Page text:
In my last blog post, I outlined what Compassionate Allowances were — expedited decisions on applications for Social Security Administration (SSA) disability benefits.
I also pointed out that Compassionate Allowances are not the same thing as Presumptive Benefits, which they are sometimes confused for and vice versa.
Presumptive Benefits are up to six months of Supplement Security Income (SSI) disability benefits paid to an applicant prior to an actual decision being made on their initial application, whereas Compassionate Allowances come about as the result of a quick, favorable decision. In an earlier blog post, I covered what SSI benefits are and who might qualify for them.
The end result for both these processes is similar, in that some form of disability benefit starts flowing much quicker than it would in a normal favorable application process.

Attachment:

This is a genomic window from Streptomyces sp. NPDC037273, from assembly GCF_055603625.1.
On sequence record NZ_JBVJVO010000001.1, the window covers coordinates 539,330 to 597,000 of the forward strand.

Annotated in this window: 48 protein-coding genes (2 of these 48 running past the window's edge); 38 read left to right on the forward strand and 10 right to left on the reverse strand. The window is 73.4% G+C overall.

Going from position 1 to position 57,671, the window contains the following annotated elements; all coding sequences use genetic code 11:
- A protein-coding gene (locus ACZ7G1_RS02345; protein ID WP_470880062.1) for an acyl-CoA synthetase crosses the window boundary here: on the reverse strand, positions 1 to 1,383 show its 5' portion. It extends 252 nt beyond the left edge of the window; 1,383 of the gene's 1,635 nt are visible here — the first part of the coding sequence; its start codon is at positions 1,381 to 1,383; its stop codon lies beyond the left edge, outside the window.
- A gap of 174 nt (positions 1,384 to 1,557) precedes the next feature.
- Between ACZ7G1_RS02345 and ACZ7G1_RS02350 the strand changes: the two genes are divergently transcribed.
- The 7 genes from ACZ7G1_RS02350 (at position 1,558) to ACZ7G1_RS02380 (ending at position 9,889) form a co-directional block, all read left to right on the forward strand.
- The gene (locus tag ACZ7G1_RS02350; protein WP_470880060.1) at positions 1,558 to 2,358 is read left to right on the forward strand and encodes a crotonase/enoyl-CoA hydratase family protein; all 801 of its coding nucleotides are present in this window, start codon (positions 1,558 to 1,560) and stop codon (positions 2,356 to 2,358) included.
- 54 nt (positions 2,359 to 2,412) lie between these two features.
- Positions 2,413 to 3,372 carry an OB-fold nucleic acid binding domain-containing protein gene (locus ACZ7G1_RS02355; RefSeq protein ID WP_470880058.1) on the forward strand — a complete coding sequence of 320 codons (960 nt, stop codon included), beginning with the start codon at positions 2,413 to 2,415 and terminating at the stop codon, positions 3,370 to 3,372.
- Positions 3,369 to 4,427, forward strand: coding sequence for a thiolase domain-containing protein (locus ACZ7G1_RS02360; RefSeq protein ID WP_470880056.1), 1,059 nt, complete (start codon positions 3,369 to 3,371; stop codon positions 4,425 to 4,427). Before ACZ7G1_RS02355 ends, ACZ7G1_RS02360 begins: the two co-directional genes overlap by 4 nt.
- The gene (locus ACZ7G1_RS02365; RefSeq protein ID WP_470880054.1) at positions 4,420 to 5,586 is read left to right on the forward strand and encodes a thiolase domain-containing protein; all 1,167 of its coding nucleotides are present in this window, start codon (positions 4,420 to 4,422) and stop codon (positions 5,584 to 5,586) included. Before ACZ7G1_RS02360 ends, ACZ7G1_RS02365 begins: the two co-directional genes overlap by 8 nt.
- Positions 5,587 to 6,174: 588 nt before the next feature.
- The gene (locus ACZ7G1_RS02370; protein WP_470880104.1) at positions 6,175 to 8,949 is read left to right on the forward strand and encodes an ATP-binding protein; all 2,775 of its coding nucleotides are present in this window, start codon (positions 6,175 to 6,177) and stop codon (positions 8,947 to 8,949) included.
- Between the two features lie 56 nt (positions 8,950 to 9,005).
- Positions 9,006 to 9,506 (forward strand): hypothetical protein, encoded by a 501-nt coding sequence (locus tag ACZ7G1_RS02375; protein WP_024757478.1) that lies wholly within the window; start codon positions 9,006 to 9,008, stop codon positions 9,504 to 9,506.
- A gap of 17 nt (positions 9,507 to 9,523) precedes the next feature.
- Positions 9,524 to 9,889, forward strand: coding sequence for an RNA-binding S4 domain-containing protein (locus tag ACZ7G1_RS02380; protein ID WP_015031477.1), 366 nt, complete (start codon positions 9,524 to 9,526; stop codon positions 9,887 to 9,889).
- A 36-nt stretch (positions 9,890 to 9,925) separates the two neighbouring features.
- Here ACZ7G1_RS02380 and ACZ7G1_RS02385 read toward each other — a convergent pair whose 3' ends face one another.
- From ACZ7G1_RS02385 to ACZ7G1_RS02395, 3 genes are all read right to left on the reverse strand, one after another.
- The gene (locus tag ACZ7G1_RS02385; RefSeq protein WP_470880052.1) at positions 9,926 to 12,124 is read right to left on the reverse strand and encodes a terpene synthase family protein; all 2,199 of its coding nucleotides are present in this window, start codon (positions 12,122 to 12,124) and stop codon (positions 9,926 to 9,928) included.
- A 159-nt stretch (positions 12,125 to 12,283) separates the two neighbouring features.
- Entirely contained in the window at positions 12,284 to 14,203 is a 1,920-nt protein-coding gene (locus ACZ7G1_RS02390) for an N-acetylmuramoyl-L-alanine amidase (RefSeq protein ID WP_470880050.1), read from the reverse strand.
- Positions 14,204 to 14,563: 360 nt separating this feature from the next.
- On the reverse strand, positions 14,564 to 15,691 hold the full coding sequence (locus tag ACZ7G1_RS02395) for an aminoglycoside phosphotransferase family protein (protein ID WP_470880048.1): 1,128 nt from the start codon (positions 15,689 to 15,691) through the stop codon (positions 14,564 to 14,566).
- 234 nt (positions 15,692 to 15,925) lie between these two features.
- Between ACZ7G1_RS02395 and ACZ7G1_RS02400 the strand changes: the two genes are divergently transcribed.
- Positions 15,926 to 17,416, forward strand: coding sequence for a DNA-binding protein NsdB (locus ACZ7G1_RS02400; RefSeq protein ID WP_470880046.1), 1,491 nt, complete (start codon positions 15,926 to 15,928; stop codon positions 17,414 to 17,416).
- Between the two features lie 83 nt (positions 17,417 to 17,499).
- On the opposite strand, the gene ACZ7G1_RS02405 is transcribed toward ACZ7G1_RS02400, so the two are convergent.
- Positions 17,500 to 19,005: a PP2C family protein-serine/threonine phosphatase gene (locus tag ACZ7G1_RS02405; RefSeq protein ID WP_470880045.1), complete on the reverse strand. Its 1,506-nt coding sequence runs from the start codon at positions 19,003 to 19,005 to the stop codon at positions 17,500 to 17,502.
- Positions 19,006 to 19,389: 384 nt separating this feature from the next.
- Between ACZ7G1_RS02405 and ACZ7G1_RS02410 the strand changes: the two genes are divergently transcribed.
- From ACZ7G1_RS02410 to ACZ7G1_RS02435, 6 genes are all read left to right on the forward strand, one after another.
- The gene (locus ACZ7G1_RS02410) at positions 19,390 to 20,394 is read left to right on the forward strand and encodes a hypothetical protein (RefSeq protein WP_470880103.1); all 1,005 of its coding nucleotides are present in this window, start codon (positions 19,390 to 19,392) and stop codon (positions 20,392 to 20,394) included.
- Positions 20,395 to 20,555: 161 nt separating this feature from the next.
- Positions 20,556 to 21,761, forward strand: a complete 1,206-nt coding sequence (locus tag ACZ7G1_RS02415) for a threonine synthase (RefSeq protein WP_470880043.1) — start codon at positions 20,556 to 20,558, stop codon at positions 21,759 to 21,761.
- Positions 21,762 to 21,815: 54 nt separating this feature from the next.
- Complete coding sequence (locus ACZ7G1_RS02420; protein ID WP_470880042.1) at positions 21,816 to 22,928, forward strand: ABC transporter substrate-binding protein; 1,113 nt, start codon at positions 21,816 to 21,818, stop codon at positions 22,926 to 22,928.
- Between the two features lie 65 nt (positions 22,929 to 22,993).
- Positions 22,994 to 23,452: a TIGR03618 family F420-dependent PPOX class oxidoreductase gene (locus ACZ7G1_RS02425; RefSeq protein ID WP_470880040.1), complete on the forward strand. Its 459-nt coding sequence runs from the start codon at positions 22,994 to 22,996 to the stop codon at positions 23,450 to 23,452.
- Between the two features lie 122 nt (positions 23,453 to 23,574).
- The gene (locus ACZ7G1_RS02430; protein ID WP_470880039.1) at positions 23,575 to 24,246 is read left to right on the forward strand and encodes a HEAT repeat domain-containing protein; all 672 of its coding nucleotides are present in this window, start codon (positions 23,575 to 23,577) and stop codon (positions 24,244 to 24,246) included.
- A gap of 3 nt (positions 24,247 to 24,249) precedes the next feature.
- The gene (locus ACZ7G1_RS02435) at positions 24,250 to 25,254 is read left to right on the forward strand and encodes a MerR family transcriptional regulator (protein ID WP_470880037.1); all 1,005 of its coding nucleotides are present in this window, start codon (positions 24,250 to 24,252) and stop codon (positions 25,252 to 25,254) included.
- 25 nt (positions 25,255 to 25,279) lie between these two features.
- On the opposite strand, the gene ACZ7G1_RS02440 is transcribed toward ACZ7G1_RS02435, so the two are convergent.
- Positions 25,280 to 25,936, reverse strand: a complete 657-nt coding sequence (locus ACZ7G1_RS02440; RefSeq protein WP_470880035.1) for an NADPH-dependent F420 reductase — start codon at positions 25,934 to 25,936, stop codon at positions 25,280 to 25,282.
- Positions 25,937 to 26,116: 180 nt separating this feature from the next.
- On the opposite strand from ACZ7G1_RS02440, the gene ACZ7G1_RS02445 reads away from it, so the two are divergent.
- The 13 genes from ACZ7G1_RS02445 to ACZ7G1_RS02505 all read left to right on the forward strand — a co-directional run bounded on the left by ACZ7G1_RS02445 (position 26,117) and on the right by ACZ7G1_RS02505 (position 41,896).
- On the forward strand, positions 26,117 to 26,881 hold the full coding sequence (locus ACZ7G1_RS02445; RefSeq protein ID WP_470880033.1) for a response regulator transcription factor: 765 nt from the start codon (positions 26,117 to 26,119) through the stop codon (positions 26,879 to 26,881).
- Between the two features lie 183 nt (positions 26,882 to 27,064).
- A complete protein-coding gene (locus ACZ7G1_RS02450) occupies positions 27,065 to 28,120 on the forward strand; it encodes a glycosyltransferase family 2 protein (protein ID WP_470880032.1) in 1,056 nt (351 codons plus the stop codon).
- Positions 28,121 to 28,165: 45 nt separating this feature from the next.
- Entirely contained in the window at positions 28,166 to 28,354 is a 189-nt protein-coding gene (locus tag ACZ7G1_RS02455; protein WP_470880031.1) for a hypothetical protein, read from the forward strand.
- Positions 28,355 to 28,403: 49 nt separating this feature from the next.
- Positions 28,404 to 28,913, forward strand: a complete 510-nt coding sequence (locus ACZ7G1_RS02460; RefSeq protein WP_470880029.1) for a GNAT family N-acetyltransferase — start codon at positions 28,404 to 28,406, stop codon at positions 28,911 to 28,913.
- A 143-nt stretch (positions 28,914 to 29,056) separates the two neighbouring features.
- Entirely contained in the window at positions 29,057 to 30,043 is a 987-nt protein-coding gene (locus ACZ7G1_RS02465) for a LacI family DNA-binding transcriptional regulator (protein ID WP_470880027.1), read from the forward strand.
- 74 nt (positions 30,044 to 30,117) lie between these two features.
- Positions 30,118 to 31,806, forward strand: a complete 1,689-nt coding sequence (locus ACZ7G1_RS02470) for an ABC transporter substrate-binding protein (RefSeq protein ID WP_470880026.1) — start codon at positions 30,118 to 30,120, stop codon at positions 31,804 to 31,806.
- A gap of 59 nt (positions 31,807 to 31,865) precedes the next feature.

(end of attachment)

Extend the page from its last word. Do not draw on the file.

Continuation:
Just as the SSA has a list of ailments that may qualify an individual for Compassionate Allowances, it also has a list of diagnoses that may qualify a claimant for Presumptive Benefits. Whether the claimant is eligible for Presumptive Benefits is determined after an application for SSI benefits is filed by either the local SSA office or later by the agency’s Disability Determination Service.
Fortunately, in a sense, if the SSA eventually determines that an applicant does not qualify for disability benefits, the Presumptive Benefits that have been distributed do not have to be paid back.
If you or your child have been denied SSA disability benefits or suffer from a severe impairment that is expected to last more than twelve months and that prevents you from doing any of your past or other work or is causing developmental delay in your child, please contact our office nearest to you to set up a free consultation appointment to discuss your situation.